# B Vocabulary: What do you call spinning on the opposite axis?

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1. Nov 19, 2016

### RabbitWho

So imagine you have two disks, and from your perspective one is spinning on its vertical axis and the other one is spinning on its horizontal axis. What do you call that?

And what would it mean to "spin at the opposite polarity" if such a sentence makes any sense at all?

Thank you! Sorry if this is the wrong place, there isn't an "inane questions" section :(

2. Nov 19, 2016

### Staff: Mentor

I would call the two axes "orthogonal" or "perpendicular."
To me, it would mean "rotate in the opposite direction, that is, clockwise versus counterclockwise, when looking along the axis from one 'end'".

3. Nov 19, 2016

### Cutter Ketch

I think I know what you mean. This question leads to a lot of careful language in science papers. Most commonly the terminology of ellipsoids is used. "minor axis" "major axis" "semimajor axis". For a disk there is the minor axis and the other two are the same, both major, and arbitrary in exactly which radial direction. Of course disks aren't ellipsoids, so other language is used. "Axial" and "radial" are common, but those aren't used to describe axes of rotation. While "radial axis" may be decipherable "axial axis" would be terrible. Sometimes "Axis of symmetry" and "perpendicular to the axis of symmetry"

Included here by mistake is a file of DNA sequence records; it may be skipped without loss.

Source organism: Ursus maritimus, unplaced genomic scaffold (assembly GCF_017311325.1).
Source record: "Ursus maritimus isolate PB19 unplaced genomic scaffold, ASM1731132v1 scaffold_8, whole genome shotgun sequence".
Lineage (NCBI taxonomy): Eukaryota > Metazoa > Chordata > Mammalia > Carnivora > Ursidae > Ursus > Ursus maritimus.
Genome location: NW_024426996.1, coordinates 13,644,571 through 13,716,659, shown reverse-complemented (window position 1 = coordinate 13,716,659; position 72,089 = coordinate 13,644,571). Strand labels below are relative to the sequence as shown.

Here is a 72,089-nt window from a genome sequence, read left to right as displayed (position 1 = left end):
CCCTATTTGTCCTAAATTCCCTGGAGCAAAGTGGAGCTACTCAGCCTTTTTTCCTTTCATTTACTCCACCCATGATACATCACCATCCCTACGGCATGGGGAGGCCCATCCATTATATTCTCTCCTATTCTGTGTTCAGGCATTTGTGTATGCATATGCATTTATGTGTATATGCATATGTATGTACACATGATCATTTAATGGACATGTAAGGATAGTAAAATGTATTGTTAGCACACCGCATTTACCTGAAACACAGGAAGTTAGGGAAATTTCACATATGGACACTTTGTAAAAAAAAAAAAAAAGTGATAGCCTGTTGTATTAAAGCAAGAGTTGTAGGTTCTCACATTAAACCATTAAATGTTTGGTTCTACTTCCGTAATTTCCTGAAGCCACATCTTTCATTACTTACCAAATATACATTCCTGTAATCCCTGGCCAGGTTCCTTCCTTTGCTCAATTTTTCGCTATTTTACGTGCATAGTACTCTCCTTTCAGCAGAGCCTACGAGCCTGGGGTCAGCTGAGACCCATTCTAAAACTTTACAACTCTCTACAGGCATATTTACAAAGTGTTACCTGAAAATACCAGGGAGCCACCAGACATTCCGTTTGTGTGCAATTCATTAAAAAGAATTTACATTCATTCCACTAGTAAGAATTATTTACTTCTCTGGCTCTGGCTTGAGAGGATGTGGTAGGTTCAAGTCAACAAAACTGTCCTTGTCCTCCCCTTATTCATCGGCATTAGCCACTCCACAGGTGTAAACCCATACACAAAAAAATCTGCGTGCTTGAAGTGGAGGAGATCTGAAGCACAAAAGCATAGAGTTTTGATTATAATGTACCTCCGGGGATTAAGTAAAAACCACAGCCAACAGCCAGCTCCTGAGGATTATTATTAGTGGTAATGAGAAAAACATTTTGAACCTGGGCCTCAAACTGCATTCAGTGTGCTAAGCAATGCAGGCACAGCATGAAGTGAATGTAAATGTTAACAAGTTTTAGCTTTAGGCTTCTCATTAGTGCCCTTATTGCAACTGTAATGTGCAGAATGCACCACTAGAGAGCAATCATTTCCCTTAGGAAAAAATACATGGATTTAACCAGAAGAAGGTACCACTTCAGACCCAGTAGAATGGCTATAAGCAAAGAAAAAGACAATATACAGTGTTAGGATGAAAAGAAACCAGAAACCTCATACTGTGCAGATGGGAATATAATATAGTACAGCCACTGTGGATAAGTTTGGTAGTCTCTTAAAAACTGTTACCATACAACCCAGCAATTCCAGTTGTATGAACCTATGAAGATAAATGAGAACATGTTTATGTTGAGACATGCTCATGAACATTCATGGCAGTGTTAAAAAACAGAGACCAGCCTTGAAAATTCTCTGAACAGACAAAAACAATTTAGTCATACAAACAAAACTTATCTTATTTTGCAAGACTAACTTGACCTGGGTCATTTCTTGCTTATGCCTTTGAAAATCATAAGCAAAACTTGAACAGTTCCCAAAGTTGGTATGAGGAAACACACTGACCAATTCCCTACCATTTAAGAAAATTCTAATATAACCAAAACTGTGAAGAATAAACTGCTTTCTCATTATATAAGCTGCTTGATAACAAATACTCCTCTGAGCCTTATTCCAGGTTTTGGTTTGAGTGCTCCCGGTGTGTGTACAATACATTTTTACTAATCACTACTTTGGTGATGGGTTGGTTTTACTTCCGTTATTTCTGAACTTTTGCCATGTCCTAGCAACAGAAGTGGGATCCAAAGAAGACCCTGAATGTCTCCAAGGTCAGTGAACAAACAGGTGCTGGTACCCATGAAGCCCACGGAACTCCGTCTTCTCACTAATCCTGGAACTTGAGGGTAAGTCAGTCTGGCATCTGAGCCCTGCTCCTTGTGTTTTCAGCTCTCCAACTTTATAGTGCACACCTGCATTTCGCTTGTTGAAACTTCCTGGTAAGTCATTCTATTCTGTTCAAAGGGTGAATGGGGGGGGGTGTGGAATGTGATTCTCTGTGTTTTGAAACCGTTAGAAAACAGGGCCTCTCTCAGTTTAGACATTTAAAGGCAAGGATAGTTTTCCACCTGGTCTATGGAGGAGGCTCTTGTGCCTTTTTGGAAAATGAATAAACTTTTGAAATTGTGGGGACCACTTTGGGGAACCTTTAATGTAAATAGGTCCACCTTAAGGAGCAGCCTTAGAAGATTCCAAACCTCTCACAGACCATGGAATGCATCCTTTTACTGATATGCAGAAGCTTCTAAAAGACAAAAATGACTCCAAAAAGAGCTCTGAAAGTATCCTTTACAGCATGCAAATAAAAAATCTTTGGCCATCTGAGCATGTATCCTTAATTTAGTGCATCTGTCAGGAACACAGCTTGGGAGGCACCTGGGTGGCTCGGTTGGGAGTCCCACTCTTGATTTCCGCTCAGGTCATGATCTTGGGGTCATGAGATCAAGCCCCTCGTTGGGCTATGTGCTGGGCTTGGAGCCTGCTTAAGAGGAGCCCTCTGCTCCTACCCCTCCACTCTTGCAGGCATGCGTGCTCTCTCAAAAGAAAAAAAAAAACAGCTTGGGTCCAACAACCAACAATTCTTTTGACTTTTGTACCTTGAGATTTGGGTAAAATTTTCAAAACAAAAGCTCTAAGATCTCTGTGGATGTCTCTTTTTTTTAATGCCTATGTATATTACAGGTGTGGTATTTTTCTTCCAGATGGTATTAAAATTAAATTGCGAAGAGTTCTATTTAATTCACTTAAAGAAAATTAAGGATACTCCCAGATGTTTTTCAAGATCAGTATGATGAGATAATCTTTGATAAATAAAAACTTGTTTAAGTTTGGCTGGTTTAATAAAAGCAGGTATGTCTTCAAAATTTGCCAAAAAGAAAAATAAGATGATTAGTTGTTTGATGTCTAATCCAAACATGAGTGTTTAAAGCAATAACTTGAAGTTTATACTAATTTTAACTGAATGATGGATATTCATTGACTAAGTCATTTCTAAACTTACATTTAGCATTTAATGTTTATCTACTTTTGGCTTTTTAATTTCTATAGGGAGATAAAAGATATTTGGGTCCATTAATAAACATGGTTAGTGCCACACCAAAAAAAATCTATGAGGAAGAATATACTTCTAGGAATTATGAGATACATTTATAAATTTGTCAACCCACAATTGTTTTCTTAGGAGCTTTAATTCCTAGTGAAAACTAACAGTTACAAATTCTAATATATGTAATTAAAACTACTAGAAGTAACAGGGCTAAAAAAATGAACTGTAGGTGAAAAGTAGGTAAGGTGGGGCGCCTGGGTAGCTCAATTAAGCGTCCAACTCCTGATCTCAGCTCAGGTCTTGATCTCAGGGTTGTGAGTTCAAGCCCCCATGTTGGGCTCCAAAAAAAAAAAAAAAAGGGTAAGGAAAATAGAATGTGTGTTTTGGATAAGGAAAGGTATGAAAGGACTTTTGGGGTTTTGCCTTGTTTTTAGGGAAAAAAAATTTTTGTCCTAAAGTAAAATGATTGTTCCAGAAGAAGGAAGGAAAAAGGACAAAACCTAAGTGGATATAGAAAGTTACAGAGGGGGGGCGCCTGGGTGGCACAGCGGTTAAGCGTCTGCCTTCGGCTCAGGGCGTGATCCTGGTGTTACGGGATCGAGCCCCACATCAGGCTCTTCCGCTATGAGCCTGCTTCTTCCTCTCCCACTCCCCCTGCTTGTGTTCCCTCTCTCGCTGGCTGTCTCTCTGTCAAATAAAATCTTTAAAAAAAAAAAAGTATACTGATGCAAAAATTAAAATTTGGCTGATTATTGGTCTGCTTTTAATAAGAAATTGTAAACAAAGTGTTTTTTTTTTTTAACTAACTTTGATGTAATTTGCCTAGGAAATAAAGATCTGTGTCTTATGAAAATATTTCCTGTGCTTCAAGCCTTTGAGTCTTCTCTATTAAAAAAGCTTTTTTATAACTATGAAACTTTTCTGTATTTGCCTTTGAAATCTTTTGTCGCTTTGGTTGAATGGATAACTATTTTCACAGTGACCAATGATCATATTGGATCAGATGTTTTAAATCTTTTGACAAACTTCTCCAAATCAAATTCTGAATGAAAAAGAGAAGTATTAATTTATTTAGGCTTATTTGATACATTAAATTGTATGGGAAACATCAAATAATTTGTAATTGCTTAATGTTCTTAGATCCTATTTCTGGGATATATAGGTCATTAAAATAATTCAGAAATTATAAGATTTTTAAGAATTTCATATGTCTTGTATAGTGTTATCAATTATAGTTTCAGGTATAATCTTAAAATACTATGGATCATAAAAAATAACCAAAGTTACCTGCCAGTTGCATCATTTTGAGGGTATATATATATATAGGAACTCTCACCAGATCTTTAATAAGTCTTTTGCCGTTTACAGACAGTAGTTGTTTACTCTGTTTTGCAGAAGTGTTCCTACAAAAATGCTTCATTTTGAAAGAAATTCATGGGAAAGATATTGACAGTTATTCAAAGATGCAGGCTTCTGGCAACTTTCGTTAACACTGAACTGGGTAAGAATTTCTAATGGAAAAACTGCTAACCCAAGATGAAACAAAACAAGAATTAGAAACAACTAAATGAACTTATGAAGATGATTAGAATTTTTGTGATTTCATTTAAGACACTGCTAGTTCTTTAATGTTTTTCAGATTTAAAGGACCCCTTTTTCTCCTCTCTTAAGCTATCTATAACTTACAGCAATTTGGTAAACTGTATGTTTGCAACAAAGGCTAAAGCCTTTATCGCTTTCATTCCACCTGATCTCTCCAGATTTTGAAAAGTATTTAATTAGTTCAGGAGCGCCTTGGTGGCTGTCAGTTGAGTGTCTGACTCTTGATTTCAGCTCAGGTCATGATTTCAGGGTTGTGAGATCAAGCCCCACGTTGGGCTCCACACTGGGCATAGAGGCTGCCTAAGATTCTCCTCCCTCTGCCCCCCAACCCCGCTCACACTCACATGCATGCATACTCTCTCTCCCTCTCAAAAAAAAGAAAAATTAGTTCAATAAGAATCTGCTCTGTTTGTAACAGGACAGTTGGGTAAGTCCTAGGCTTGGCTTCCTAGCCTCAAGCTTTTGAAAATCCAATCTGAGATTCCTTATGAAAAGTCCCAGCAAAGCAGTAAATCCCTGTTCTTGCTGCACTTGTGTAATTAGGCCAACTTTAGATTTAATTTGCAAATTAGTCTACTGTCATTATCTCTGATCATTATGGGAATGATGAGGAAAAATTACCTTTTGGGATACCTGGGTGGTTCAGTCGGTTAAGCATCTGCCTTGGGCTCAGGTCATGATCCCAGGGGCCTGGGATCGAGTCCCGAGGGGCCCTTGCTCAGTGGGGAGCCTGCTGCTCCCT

In the end cylinders and disks have an axis of symmetry that we already call an axis. Describing the axis of rotation is always going to trip on that. I say stick with the ellipsoids terminology.

4. Nov 19, 2016